Academic freedom? Not here
both were rejected. So was another UK paper, and so too was a fourth by my colleague Patrick Bateson and me.
One of the speakers at Trinity was Steven Salaita, well known for his dispute with the University of Illinois Urbana-Champaign, where in 2013 he was made a conditional offer of a faculty position. Before he took up the post the offer was withdrawn by the Chancellor, citing tweets of Salaita’s such as: “If Netanyahu appeared on TV with a necklace made from the teeth of Palestinian children, would anybody be surprised?”
Another speaker, Mark LeVine from the University of California, Irvine, has argued that “Israel’s occupation of Palestinian territory represents criminalised state behaviour at the most systematic, intricately planned and executed,” while on Facebook he has written “F**k all of you who want to make arguments about civility and how Israel wants peace.”
Earlier this year a similar “academic conference” was held in Cork, called International Law and the State of Israel: Legitimacy, Responsibility and Exceptionalism. Those attending heard that the foundation of the state of Israel was “the most successful terror campaign in history”; that “Zionists had adopted a racist, genocidal and exclusive world view”; that Israel had perpetrated “the most comprehensive ethnic cleansing operation in history”; that it’s appropriate to use the word “untermenschen” in describing Israelis’ views of Palestinians; that the 9/11 attack on the Twin Towers was carried out by Mossad; that “the Zionist paranoia and desire to be hated is deeply connected to the Jewish need to have an enemy to sustain its identity”; and that Zionist parents deliberately starve their children of affection to create the callousness necessary to do what Israelis allegedly do to Palestinians.
Of the 46 speakers at Cork only one was clearly identifiable as pro-Israel; a second pro-Israel speaker, Alan Johnson, cancelled his participation when he learned that Richard Falk had been invited to give a keynote address at the meeting. (Falk is notorious for words and actions that have been widely condemned as antisemitic). But suppose Johnson had spoken in Cork. Does a total of two speakers out of 46 represent the “fair discussion of contrary views”?
The Cork meeting was originally planned for April 2015 by two professors at Southampton, Oren Ben-Dor and Suleiman Sharkh. A few weeks before it was due to take place Steve White, Chief Operating Officer of the University of Southampton, wrote to Ben-Dor, withdrawing permission. White’s letter made it clear that his decision was based on serious concerns about security on campus. At first Ben-Dor had said the conference would have “a balanced view”. But White argued that the final list had “a distinct leaning towards one point of view,” making the risk of protest very great.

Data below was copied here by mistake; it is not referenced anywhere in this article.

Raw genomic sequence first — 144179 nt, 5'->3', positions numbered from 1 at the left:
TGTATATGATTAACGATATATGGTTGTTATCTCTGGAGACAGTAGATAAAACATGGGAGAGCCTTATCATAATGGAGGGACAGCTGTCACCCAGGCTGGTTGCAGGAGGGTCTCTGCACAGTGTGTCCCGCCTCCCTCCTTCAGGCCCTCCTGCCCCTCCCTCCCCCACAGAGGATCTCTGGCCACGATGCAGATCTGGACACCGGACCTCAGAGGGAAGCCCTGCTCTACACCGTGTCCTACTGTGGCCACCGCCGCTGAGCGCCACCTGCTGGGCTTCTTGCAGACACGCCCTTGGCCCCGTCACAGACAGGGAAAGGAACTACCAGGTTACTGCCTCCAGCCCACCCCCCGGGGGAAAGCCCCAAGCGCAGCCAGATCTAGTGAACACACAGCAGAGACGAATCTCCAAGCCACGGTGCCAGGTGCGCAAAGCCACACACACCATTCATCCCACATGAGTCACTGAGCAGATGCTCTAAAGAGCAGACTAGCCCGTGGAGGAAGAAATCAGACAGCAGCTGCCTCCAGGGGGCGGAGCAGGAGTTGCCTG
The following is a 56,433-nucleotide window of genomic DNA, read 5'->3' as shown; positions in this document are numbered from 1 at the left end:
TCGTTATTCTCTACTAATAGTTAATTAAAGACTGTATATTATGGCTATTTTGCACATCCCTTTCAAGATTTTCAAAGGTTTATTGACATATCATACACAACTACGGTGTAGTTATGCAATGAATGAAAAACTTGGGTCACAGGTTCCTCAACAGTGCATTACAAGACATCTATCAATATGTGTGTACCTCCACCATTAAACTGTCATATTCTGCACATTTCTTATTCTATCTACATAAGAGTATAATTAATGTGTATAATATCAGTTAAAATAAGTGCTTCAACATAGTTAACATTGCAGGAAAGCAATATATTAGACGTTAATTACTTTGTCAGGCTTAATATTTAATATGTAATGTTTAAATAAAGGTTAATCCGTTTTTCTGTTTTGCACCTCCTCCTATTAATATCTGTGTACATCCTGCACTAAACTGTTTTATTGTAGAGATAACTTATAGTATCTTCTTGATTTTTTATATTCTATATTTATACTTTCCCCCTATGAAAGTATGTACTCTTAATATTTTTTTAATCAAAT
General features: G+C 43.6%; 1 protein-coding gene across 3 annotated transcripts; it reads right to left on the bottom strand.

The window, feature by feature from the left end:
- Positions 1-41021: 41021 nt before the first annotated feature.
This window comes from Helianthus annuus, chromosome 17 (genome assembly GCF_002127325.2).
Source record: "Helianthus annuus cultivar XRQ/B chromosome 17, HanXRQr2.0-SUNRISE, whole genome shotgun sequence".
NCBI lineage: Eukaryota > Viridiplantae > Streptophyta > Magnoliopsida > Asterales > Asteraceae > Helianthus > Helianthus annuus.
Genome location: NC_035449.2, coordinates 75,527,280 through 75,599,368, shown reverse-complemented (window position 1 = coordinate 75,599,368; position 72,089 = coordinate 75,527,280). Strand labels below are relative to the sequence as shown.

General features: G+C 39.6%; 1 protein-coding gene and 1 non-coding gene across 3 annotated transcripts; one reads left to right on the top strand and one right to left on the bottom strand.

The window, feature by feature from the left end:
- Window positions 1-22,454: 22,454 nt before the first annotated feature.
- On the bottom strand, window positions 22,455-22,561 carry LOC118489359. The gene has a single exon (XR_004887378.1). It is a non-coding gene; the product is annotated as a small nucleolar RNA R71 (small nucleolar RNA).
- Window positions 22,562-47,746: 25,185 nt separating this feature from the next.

Ben-Or and Sharkh then claimed that their right to free speech was being violated, but failed when they applied to the High Court for judicial review of the university’s action. Judge Alice Robinson refused the application.
When, a year later, Ben-Or and Sharkh announced that they intended to re-run the conference, the University agreed to allow it to go ahead and asked the conference to pay for the costs of policing and security. Once again the organisers went to the High Court, and once again the judge (now Mrs Justice Whipple) found that the university had acted entirely properly:“From all that I have seen in this case, I believe that freedom of expression and freedom of assembly are alive and well at Southampton University.”
This did not prevent BDS supporters from publishing misrepresentations of the university’s actions. Hilary Aked wrote about “spurious ‘health and safety’ concerns” and “an outrageous affront to freedom of speech . . . . The Israel lobby” she went on “has a long history of censorship . . .”
If the sinister “Israel lobby” tried to censor the Trinity conference, its efforts were strikingly unsuccessful. The two principal speakers made it clear that all questions concerning the rights and wrongs of the Israel/Palestine conflict (including the desirability of the boycott) had been definitively settled, and any expression of contrary views would be, at best, a waste of time. From Salaita’s speech, (available on YouTube) we learn that “If it is not turned towards revolutionary ends, then there is no reason for academic freedom to exist”. For LeVine, hearing any alternative opinion was akin to having a climate change denier or a creationist at a science conference. So much for the organisers’ pious remarks about “the role of the public university in fostering academic freedom”.
A recent, remarkably bland, account of the Trinity conference by Conor McCarthy, a founding member of the Ireland-Palestine Solidarity Campaign, suggests the organisers may be starting to feel embarrassed about its nakedly one-sided nature. According to McCarthy, LeVine merely “introduced the issues underpinning the conference.” And Salaita’s speech was soothingly described as “reflecting on why there is a general assumption in favour of Israel’s colonial project, while arguments in favour of Palestinians’ rights often run into ‘benevolent contempt’.”
Still, the question remains whether academic institutions will now be on guard against attempts to involve them in propaganda exercises that sail under the false flag of “academic conferences”.
Michael Yudkin is a retired professor of biochemistry at the University of Oxford. He has been working in opposition to the academic boycott since 2003
Of the 46 speakers at Cork only one was proIsrael
Trinity College, Dublin